Food and Kidneys

Recent evidence suggests that fructose and modern diet contribute significantly to the development and worsening of chronic kidney disease.

Fructose and Chronic Kidney Disease [See]

Kretowicz M, Johnson RJ, Ishimoto T, Nakagawa T, Manitius J. The Impact of Fructose on Renal Function and Blood Pressure. International Journal of Nephrology. 2011, Article ID 315879, 5 pages. https://doi.org/10.4061/2011/315879. Available at https://www.hindawi.com/journals/ijn/2011/315879/

Johnson RJ, Sanchez-Lozada LG, Nakagawa T. The Effect of Fructose on Renal Biology and Disease. JASN. December 2010;21(12):2036-2039. DOI: https://doi.org/10.1681/ASN.2010050506. Available at https://jasn.asnjournals.org/content/21/12/2036

Bratoeva K, Stoyanov GS, Merdzhanova A, Radanova M. Manifestations of Renal Impairment in Fructose-induced Metabolic Syndrome. Cureus. 2017;9(11):e1826. Published 2017 Nov 7. doi:10.7759/cureus.1826. Available at https://www.ncbi.nlm.nih.gov/pmc/articles/PMC5755946/

Metabolic Syndrome Increases Risk of Kidney Disease: MetS and its components are associated with the development of eGFR <60 ml/min per 1.73 m2 and microalbuminuria or overt proteinuria, a meta analysis shows. [Thomas G et al. Metabolic Syndrome and Kidney Disease: A Systematic Review and Meta-analysis. CJASN August 2011 CJN.02180311. Abstract]

Gout Linked to Increased Risk for Diabetes, Renal Disease [See]

Western Style Diets Linked to Kidney Dysfunction: According to a study published in the American Journal of Kidney Diseases, Western diet is associated with a greater likelihood of the development of microalbuminuria (excretion of small amounts of albumin to the urine) and rapid decrease in kidney function, whereas diets similar to the Dietary Approach to Stop Hypertension (DASH) diet may be protective against rapid decline of estimated glomerular filtration rate (eGFR). [Abstract from American Journal of Kidney Diseases February 2011;57(2):245-254 | Report]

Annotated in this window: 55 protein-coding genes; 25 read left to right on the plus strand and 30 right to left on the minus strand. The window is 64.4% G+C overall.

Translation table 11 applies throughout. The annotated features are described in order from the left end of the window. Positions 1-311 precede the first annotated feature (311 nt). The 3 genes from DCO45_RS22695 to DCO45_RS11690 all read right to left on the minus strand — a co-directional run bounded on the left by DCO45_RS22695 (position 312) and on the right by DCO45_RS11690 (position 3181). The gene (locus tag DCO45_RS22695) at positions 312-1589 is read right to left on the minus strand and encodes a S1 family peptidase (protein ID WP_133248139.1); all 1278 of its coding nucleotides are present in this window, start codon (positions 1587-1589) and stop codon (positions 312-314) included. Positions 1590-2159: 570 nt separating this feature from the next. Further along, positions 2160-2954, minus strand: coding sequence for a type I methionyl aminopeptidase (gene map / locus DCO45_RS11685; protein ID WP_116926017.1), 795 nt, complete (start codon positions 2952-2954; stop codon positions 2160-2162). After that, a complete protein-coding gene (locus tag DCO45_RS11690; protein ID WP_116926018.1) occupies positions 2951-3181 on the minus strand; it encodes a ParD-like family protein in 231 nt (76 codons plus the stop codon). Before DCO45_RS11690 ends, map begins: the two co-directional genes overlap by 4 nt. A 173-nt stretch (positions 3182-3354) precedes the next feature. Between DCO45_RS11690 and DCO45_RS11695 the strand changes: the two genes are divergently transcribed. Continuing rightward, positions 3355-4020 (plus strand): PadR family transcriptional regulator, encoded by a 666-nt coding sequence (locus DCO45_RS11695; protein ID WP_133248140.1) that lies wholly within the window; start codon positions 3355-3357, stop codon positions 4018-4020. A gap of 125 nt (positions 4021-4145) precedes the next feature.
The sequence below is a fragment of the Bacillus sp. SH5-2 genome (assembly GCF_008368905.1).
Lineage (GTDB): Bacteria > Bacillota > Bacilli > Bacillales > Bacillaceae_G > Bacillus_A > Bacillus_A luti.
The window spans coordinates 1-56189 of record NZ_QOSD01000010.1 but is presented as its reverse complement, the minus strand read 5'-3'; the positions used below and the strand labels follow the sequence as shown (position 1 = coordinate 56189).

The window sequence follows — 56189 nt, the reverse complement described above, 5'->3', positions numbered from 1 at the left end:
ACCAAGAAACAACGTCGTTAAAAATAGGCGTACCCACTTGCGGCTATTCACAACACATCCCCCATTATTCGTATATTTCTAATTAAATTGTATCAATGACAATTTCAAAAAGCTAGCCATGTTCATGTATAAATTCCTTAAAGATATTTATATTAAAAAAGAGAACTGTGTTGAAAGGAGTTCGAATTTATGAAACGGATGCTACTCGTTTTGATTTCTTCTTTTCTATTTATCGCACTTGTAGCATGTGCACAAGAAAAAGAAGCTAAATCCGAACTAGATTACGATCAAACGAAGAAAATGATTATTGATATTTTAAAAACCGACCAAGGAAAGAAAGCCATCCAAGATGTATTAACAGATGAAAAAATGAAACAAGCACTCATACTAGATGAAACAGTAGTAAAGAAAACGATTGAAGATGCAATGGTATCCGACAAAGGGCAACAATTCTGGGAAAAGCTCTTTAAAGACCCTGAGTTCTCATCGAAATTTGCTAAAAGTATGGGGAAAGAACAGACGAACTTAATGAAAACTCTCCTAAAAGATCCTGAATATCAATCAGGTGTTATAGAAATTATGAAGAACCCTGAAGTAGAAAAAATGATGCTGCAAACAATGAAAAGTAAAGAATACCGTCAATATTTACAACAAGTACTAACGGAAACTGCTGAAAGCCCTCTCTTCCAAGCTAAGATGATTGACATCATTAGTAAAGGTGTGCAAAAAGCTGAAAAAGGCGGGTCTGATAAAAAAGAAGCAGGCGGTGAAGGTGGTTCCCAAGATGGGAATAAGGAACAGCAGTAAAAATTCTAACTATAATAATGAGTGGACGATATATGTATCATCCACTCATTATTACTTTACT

Metabolic syndrome increases kidney stone risk: Data from 34,895 individuals who underwent general health screening tests has revealed that kidney stones were 25% more likely to be found in subjects with metabolic syndrome than in those without it and that kidney stones were 47% more likely to be found in subjects with hypertension than in those without it. [In Gab Jeong et al. Association Between Metabolic Syndrome and the Presence of Kidney Stones in a Screened Population. AJKD. Article in press. Abstract]

Low Carbohydrate Diet May Reverse Kidney Failure in People With Diabetes: Researchers from Mount Sinai School of Medicine have for the first time determined that a specialized high-fat, low carbohydrate diet may reverse impaired kidney function in people with Type 1 and Type 2 diabetes. [Poplawski MM, Mastaitis JW, Isoda F, Grosjean F, Zheng F, et al. Reversal of Diabetic Nephropathy by a Ketogenic Diet. PLoS ONE 2011;6(4):e18604. doi:10.1371/journal.pone.0018604 Full Text | Older Study | Report | Report]

Leave a Reply

Your email address will not be published.